Episodes of warm‐air advection causing cloud‐surface decoupling during MARCUS
Zheng, Youtong — Geophysical Fluid Dynamics Laboratory/Princeton University
Area of research:
Ship observations show that marine clouds can be highly detached from the underlying sea surface fluxes if the clouds move from warm to cold water.
The conventional idea suggests that marine stratiform clouds can become decoupled from the surface forcing if they are advected from cold to warm water, a mechanism called "deepening-warming" decoupling. This study shows that if clouds are advected from warm to cold water (an opposite situation), the cloud-surface decoupling can be much stronger.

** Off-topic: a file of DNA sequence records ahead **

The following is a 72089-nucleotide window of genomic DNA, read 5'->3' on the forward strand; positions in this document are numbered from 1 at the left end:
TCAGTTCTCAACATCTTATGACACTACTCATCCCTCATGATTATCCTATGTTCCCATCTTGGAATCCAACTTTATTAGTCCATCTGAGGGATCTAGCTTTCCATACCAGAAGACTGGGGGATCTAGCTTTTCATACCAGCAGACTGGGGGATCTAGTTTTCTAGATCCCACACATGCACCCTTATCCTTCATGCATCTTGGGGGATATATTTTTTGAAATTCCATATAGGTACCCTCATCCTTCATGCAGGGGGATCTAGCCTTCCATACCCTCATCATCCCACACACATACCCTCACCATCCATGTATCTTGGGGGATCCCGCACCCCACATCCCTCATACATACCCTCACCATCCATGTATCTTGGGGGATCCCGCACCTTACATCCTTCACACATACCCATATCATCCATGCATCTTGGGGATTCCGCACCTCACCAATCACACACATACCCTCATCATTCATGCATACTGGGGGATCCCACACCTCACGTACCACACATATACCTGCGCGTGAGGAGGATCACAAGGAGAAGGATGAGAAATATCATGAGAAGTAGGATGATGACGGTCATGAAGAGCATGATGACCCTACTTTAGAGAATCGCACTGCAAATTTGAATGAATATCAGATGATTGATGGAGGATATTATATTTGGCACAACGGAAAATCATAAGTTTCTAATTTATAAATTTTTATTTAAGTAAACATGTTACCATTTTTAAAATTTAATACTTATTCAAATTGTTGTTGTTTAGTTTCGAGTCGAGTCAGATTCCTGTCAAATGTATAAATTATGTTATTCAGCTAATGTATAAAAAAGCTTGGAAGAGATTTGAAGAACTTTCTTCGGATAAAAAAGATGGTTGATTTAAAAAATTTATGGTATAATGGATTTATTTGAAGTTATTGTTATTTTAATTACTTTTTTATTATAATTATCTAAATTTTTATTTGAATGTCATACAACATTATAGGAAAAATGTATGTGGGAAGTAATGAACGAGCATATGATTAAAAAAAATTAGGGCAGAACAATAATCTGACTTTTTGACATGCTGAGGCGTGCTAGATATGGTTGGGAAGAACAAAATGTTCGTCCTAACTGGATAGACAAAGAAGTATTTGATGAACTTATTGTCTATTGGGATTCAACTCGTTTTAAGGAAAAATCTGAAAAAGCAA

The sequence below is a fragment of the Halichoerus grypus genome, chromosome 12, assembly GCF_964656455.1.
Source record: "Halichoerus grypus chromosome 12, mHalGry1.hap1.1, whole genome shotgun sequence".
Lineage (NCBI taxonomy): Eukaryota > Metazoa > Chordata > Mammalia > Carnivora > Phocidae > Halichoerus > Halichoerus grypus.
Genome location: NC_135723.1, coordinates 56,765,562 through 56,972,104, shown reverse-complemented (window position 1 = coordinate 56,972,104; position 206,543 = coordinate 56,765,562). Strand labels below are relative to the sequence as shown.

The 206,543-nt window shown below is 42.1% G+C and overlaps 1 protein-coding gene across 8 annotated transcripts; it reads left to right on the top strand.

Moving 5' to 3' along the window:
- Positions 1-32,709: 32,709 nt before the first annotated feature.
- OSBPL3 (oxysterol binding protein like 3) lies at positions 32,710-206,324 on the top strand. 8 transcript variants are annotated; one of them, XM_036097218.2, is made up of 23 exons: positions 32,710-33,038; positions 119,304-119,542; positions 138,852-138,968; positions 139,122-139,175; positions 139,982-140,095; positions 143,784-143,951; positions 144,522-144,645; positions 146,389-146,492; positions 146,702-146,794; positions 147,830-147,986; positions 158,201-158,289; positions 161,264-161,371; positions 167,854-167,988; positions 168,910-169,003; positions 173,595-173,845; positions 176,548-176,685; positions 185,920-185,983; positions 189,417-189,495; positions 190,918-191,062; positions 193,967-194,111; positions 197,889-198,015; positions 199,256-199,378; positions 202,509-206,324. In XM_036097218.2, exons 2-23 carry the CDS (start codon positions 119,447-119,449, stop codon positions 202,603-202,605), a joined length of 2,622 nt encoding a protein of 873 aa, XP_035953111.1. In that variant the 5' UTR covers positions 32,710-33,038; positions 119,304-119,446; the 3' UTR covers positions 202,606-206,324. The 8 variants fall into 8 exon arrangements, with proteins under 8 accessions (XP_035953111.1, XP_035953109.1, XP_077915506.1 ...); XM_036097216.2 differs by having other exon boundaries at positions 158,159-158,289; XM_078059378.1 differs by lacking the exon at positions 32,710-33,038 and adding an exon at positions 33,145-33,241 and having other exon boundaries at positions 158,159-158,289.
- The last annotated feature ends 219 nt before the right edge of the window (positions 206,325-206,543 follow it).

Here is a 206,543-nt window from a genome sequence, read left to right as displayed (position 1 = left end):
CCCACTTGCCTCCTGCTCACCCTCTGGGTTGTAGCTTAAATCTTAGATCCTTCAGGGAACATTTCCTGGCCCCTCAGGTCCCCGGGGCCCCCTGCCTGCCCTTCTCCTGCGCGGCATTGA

It has been known for decades that advection of a cloud-topped marine boundary layer (CTBL) over warmer sea surface causes the stratification (or decoupling) of the CTBL via the entrainment feedbacks, a mechanism commonly known as “deepening-warming” decoupling that is typical in subtropics. This study focuses on the opposite direction of advection, i.e., low-level warm air advection (LLWAA), and its impacts on the decoupling degree of a CTBL. Our hypothesis is that LLWAA stabilizes a CTBL, causing a decoupling of the CTBL. It is tested for three LLWAA episodes observed during the MARCUS field campaign. By synthesizing the shipborne measurements, satellite imagery, and reanalysis data, four common characteristics of CTBLs under the LLWAA are found: (1) CTBLs are highly stratified to the extent that penetrations of cumulus into main temperature inversions, which are common for subtropical decoupled CTBLs, do not exist; (2) sea surface temperature is 1 ~ 2 K lower than the near-surface air temperature; (3) clouds manifest stratiform with lifetime as long as several tens of hours; and (4) they locate in warm sectors of middle-latitude cyclones. Lapse rates of the decoupled CTBLs are markedly lower than those commonly used for passive satellite estimation of cloud top heights.